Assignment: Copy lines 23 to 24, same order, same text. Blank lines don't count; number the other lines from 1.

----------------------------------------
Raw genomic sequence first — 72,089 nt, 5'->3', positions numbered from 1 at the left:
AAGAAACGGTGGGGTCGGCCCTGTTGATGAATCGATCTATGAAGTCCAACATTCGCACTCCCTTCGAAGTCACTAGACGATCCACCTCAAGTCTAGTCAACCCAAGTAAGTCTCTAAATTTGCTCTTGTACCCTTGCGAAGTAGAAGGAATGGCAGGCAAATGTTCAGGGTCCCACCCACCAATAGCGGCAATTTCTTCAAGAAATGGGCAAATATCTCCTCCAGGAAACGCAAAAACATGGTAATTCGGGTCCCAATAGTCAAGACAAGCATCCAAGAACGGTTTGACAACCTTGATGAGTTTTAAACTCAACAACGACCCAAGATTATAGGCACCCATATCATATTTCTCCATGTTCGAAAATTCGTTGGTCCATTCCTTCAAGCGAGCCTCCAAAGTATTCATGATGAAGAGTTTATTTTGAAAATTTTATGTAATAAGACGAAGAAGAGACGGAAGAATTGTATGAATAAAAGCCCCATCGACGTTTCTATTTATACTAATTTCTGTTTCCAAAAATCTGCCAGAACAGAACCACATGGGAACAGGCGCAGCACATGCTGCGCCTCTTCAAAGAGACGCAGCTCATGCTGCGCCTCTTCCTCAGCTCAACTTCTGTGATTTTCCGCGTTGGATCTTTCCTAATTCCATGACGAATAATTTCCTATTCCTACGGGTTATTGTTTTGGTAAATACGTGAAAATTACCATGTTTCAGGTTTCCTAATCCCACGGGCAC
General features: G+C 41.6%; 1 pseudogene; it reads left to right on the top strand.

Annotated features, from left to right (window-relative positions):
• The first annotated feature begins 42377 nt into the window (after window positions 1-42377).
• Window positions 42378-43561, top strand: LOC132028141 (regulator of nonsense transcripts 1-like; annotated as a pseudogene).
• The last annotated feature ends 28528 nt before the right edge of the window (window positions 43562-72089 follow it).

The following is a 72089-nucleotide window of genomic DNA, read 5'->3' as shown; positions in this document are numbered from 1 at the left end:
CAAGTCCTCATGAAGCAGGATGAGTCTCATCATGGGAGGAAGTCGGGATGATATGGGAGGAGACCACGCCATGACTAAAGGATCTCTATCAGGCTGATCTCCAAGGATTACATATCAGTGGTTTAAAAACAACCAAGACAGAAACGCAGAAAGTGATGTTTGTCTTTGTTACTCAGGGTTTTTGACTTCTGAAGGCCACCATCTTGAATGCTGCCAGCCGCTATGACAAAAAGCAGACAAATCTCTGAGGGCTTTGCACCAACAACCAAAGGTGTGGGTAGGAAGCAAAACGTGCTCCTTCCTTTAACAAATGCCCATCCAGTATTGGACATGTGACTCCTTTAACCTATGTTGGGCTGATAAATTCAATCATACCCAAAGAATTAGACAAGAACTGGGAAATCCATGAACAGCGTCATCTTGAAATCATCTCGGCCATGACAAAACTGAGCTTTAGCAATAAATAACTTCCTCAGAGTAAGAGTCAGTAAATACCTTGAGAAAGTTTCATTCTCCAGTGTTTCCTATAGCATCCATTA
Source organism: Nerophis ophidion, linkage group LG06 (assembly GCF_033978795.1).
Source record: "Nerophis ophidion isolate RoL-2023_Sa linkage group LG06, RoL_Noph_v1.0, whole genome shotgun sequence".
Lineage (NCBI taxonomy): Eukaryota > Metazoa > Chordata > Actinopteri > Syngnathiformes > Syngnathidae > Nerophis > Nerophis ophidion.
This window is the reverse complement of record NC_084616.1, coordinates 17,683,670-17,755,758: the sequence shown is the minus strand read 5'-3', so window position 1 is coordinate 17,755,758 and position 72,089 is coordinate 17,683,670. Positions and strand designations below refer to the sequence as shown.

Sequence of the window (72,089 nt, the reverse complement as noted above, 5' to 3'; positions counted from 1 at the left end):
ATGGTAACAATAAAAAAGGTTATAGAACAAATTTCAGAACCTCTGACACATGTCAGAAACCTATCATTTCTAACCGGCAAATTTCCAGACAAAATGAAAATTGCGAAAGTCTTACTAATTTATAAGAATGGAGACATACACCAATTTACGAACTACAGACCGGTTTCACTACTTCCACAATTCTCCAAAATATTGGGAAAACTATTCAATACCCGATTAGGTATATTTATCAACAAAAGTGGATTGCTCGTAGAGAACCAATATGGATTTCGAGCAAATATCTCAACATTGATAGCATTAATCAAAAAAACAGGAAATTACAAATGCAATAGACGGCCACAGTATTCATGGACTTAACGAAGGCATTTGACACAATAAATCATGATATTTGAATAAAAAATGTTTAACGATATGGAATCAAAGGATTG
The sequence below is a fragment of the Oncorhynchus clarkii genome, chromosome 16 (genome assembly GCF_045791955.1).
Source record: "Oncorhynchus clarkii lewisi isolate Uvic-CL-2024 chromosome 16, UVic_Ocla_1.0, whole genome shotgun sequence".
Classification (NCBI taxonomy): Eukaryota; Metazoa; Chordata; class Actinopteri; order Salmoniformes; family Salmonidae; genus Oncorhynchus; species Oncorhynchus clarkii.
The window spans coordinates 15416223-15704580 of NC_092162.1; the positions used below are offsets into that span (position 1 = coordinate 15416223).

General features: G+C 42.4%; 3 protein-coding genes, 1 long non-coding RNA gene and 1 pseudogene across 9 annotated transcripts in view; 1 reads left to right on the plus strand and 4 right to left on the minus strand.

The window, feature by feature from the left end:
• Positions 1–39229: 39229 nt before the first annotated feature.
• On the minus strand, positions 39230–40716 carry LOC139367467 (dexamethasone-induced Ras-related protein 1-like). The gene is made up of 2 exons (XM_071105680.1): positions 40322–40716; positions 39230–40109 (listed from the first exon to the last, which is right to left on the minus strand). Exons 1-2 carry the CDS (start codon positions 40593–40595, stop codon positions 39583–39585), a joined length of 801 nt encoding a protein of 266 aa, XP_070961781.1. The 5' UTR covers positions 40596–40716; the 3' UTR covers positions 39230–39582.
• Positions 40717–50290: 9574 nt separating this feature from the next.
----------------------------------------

• On the minus strand, positions 39230–40716 carry LOC139367467 (dexamethasone-induced Ras-related protein 1-like). The gene is made up of 2 exons (XM_071105680.1): positions 40322–40716; positions 39230–40109 (listed from the first exon to the last, which is right to left on the minus strand). Exons 1-2 carry the CDS (start codon positions 40593–40595, stop codon positions 39583–39585), a joined length of 801 nt encoding a protein of 266 aa, XP_070961781.1. The 5' UTR covers positions 40596–40716; the 3' UTR covers positions 39230–39582.
• Positions 40717–50290: 9574 nt separating this feature from the next.